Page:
• Parameter of Machine-End partial Switchgear-End partial
    partial discharge Measurements discharge Measurements
    discharge Phase Phase
    Pulse L1 L2 L3 L1 L2 L3
    Rise Time (ns) 88.2 24.9 50.4 198.3 214.8 192.5
    Fall Time (ns) 95.6 74.6 88.2 291.0 285.4 278.3
    Pulse Width 190 100 150 580 550 510
    (ns)
    Charge (nC) 20.48 3.97 19.65 10.05 1.62 9.66
    Amplitude 415.98 160.0 543.98 72.96 11.52 73.60
    (mV)
  • By comparing the pulse wave-shape measurements made at each end of the cable, the effects of attenuation and dispersion of the pulses as they travel along the cable feeder can be assessed. The partial discharge pulses emanating from the motor stator attenuate in magnitude and disperse in shape (pulse broadening). In this case all three of the pulse timing measurements increase by a factor of between 2.25 and 8.6 as the pulse travels from one end of the cable to the other.
  • FIG. 10 illustrates data segments for partial discharge pulses originating from the motor 14, the cable 15 and the switchgear 16. The different pulse shapes are characteristic of partial discharge events in the motor, cable and switchgear and so analysis of the shape is able to discriminate between pulses from these sources.
  • The invention confers key advantages over existing techniques for measuring partial discharge events in machines. Being able to monitor partial discharge events remotely, via a power cable, avoids the need for partial discharge monitoring equipment to be mounted on the machine. This reduces complexity of an installation, the amount of equipment required to monitor multiple machines and importantly means that the partial discharge monitoring equipment need not be cleared for use in Ex environments where the machine to be monitored is located in such an environment. Using a multiplexer enables multiple machines to be monitored using a single digitiser and computer.
  • The above embodiment is described by way of example only. Many variations are possible without departing from the scope of the invention as defined in the appended claims.

Claims (27)

  1. 1. Apparatus for remote monitoring of partial discharge events in electrical apparatus comprising one or more sensors for detecting partial discharge pulses in one or more conductors conveying electrical power to the apparatus and means for discriminating arranged to analyse pulse shape and to discriminate between detected pulses according to pulse shape in order to determine whether detected partial discharge pulses originated from the apparatus being monitored or from other causes.
  2. 2. Apparatus as claimed in claim 1 wherein the means for discriminating comprises a digitiser arranged to receive data from the or each sensor on a separate channel and to digitise the data into data blocks spanning the duration of at least one cycle of alternating current supplied to the apparatus in the or each electrical conductor, and comprising data from the or each channel over that duration.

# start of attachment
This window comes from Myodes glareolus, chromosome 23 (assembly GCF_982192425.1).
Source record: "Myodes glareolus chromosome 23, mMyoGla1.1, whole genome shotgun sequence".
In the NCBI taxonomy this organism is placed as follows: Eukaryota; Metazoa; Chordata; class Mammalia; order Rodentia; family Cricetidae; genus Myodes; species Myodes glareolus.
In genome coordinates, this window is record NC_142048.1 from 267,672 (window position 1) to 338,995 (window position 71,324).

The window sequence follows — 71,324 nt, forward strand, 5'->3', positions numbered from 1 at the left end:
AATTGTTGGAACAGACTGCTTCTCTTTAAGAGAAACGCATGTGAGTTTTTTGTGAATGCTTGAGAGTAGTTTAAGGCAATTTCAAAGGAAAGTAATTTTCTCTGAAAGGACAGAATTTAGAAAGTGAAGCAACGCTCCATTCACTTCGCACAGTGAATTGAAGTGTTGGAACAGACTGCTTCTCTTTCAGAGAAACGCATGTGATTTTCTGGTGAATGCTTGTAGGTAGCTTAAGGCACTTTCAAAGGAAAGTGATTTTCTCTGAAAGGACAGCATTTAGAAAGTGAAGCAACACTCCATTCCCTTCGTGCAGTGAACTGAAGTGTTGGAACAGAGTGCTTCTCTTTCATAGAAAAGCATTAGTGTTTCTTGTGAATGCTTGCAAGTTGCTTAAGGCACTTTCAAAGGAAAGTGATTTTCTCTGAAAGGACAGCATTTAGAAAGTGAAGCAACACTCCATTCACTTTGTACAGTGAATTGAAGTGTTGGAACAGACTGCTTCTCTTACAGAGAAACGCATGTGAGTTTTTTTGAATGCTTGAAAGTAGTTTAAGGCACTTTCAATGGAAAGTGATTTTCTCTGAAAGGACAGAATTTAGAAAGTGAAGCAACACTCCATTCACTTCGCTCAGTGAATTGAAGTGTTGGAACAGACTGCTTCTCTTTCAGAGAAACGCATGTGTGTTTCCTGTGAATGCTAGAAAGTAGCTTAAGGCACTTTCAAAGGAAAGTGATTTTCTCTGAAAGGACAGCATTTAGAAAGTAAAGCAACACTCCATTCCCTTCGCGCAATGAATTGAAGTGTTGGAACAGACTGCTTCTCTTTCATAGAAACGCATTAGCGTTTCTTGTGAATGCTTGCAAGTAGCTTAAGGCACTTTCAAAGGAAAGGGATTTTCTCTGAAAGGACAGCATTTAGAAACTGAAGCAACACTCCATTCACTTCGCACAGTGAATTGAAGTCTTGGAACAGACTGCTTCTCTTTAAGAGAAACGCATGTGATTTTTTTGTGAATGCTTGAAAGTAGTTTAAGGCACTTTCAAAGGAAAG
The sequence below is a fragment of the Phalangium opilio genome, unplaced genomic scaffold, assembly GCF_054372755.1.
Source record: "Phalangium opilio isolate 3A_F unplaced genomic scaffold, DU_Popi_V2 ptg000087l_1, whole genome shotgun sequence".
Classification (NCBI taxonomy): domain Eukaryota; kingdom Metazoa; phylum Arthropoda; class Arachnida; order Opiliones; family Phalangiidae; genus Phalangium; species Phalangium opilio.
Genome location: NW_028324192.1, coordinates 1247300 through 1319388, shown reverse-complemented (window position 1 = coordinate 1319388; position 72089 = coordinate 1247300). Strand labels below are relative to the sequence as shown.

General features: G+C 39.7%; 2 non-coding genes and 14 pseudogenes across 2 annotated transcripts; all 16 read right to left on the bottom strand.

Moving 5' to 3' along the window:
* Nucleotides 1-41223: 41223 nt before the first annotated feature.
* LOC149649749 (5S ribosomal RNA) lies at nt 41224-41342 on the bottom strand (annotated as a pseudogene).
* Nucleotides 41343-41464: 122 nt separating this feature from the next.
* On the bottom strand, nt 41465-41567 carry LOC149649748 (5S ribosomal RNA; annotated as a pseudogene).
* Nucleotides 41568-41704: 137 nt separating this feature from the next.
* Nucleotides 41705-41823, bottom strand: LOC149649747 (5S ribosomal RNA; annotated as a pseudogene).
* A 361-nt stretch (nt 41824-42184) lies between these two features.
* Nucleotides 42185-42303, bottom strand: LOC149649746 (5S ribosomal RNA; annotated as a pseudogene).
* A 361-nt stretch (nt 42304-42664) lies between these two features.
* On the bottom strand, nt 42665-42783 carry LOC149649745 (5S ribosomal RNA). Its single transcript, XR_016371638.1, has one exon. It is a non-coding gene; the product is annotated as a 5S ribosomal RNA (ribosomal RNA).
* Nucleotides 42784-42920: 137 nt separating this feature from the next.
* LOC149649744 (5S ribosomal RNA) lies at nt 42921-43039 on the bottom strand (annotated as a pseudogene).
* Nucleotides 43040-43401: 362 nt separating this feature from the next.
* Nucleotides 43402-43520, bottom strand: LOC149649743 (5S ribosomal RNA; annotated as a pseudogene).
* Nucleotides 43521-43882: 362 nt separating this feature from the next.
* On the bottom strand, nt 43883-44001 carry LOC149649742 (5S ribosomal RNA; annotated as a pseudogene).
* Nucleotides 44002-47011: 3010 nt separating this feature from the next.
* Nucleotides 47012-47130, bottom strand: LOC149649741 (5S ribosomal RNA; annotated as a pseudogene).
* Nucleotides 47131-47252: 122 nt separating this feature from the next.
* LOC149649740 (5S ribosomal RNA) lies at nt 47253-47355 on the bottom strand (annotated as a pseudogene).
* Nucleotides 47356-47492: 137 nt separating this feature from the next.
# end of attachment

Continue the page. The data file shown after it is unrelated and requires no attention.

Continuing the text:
3. 3. Apparatus as claimed in claim 2 wherein the means for discriminating is arranged to scan each data block to detect partial discharge pulses, and to store a data segment comprising the output of each channel for each detected partial discharge event, the duration of the data segment being chosen so that only the detected partial discharge pulse is included in the channel on which the pulse was detected.
  4. 4. Apparatus as claimed in claim 2 wherein the means for discriminating is arranged to scan each data block to detect partial discharge pulses, and to store a data segment comprising the output of each channel for each detected partial discharge event, the duration of the data segment being chosen to be at least the time taken for a pulse to propagate along the or each conductor between the sensor(s) and the apparatus being monitored, and back.
  5. 5. Apparatus as claimed in claim 1 further comprising one or more additional partial discharge sensors, the additional sensor(s) being arranged to detect partial discharge events which do not originate from the apparatus being monitored and wherein the means for discriminating is arranged to compare the output of the or each sensor for detecting partial discharge pulses in one or more conductors conveying electrical power to the apparatus to be monitored and the or each additional sensor, thereby to determine if discharge pulses detected in the one or more conductors originated from the apparatus being monitored or other causes.
  6. 6. Apparatus as claimed in claim 5 wherein the or each additional sensor is a transient earth voltage sensor.
  7. 7. Apparatus as claimed in claim 1 comprising two or more sensors for detecting partial discharge pulses in two or more respective conductors conveying electrical power to the apparatus to be monitored and wherein the means for discriminating is arranged to compare measurements made by each sensor thereby to determine the cause of a measured partial discharge event.
  8. 8. Apparatus as claimed in claim where the means for comparing is arranged to classify a partial discharge event as phase to phase when an event is measured substantially simultaneously and with a similar magnitude by two or more sensors and phase to earth when one sensor measures the event with significantly greater magnitude than the other sensor or sensors.
  9. 9. Apparatus as claimed in claim 1 wherein the means for discriminating is arranged to measure any or all of: rise time, fall time, width, frequency content, magnitude, polarity and number of oscillations of detected partial discharge pulses.